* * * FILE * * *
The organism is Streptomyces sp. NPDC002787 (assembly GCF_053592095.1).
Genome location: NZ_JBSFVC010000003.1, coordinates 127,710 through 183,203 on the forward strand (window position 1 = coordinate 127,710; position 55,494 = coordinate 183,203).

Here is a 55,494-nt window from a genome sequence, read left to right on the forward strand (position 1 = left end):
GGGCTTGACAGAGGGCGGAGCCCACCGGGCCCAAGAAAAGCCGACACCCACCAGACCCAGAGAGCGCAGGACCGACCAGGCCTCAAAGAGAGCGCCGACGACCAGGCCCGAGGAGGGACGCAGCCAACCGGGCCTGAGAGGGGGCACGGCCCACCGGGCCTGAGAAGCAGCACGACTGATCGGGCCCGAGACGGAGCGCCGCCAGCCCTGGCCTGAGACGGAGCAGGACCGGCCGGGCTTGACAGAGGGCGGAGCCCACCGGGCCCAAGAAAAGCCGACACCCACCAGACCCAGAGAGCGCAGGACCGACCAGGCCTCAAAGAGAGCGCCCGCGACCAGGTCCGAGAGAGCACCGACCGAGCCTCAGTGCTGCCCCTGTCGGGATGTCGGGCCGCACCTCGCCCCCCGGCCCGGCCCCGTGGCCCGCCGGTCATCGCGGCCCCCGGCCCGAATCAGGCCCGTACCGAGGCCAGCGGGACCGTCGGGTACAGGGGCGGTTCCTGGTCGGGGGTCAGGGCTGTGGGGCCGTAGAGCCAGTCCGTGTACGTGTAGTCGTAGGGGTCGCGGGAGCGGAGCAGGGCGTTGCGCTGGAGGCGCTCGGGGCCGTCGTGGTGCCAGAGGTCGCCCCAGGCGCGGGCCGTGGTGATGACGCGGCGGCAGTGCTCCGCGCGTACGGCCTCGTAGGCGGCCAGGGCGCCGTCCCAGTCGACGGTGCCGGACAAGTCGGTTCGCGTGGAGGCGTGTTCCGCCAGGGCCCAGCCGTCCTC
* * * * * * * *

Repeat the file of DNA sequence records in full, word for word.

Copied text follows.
The organism is Streptomyces sp. NPDC002787 (assembly GCF_053592095.1).
Genome location: NZ_JBSFVC010000003.1, coordinates 127,710 through 183,203 on the forward strand (window position 1 = coordinate 127,710; position 55,494 = coordinate 183,203).

Here is a 55,494-nt window from a genome sequence, read left to right on the forward strand (position 1 = left end):
GGGCTTGACAGAGGGCGGAGCCCACCGGGCCCAAGAAAAGCCGACACCCACCAGACCCAGAGAGCGCAGGACCGACCAGGCCTCAAAGAGAGCGCCGACGACCAGGCCCGAGGAGGGACGCAGCCAACCGGGCCTGAGAGGGGGCACGGCCCACCGGGCCTGAGAAGCAGCACGACTGATCGGGCCCGAGACGGAGCGCCGCCAGCCCTGGCCTGAGACGGAGCAGGACCGGCCGGGCTTGACAGAGGGCGGAGCCCACCGGGCCCAAGAAAAGCCGACACCCACCAGACCCAGAGAGCGCAGGACCGACCAGGCCTCAAAGAGAGCGCCCGCGACCAGGTCCGAGAGAGCACCGACCGAGCCTCAGTGCTGCCCCTGTCGGGATGTCGGGCCGCACCTCGCCCCCCGGCCCGGCCCCGTGGCCCGCCGGTCATCGCGGCCCCCGGCCCGAATCAGGCCCGTACCGAGGCCAGCGGGACCGTCGGGTACAGGGGCGGTTCCTGGTCGGGGGTCAGGGCTGTGGGGCCGTAGAGCCAGTCCGTGTACGTGTAGTCGTAGGGGTCGCGGGAGCGGAGCAGGGCGTTGCGCTGGAGGCGCTCGGGGCCGTCGTGGTGCCAGAGGTCGCCCCAGGCGCGGGCCGTGGTGATGACGCGGCGGCAGTGCTCCGCGCGTACGGCCTCGTAGGCGGCCAGGGCGCCGTCCCAGTCGACGGTGCCGGACAAGTCGGTTCGCGTGGAGGCGTGTTCCGCCAGGGCCCAGCCGTCCTC